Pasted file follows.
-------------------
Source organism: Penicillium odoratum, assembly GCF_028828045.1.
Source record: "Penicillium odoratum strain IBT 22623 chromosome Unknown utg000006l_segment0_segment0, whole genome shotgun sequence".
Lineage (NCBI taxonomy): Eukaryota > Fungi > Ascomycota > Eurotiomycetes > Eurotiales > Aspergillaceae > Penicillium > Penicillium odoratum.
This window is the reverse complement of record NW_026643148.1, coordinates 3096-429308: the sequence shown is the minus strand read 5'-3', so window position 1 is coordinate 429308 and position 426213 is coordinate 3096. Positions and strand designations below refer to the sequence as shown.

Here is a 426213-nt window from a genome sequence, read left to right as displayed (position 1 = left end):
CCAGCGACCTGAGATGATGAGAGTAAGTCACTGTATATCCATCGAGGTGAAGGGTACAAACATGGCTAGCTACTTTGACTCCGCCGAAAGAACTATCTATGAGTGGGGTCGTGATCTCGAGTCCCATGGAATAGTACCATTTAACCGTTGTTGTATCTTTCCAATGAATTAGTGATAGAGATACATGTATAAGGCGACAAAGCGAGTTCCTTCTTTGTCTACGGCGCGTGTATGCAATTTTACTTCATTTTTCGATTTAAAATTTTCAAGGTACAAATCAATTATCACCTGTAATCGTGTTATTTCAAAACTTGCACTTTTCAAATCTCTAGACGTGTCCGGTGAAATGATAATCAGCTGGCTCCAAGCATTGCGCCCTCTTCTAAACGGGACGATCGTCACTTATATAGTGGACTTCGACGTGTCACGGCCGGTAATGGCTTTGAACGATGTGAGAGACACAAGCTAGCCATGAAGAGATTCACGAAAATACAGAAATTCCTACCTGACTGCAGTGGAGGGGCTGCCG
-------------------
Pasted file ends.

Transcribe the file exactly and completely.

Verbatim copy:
Source organism: Penicillium odoratum, assembly GCF_028828045.1.
Source record: "Penicillium odoratum strain IBT 22623 chromosome Unknown utg000006l_segment0_segment0, whole genome shotgun sequence".
Lineage (NCBI taxonomy): Eukaryota > Fungi > Ascomycota > Eurotiomycetes > Eurotiales > Aspergillaceae > Penicillium > Penicillium odoratum.
This window is the reverse complement of record NW_026643148.1, coordinates 3096-429308: the sequence shown is the minus strand read 5'-3', so window position 1 is coordinate 429308 and position 426213 is coordinate 3096. Positions and strand designations below refer to the sequence as shown.

Here is a 426213-nt window from a genome sequence, read left to right as displayed (position 1 = left end):
CCAGCGACCTGAGATGATGAGAGTAAGTCACTGTATATCCATCGAGGTGAAGGGTACAAACATGGCTAGCTACTTTGACTCCGCCGAAAGAACTATCTATGAGTGGGGTCGTGATCTCGAGTCCCATGGAATAGTACCATTTAACCGTTGTTGTATCTTTCCAATGAATTAGTGATAGAGATACATGTATAAGGCGACAAAGCGAGTTCCTTCTTTGTCTACGGCGCGTGTATGCAATTTTACTTCATTTTTCGATTTAAAATTTTCAAGGTACAAATCAATTATCACCTGTAATCGTGTTATTTCAAAACTTGCACTTTTCAAATCTCTAGACGTGTCCGGTGAAATGATAATCAGCTGGCTCCAAGCATTGCGCCCTCTTCTAAACGGGACGATCGTCACTTATATAGTGGACTTCGACGTGTCACGGCCGGTAATGGCTTTGAACGATGTGAGAGACACAAGCTAGCCATGAAGAGATTCACGAAAATACAGAAATTCCTACCTGACTGCAGTGGAGGGGCTGCCG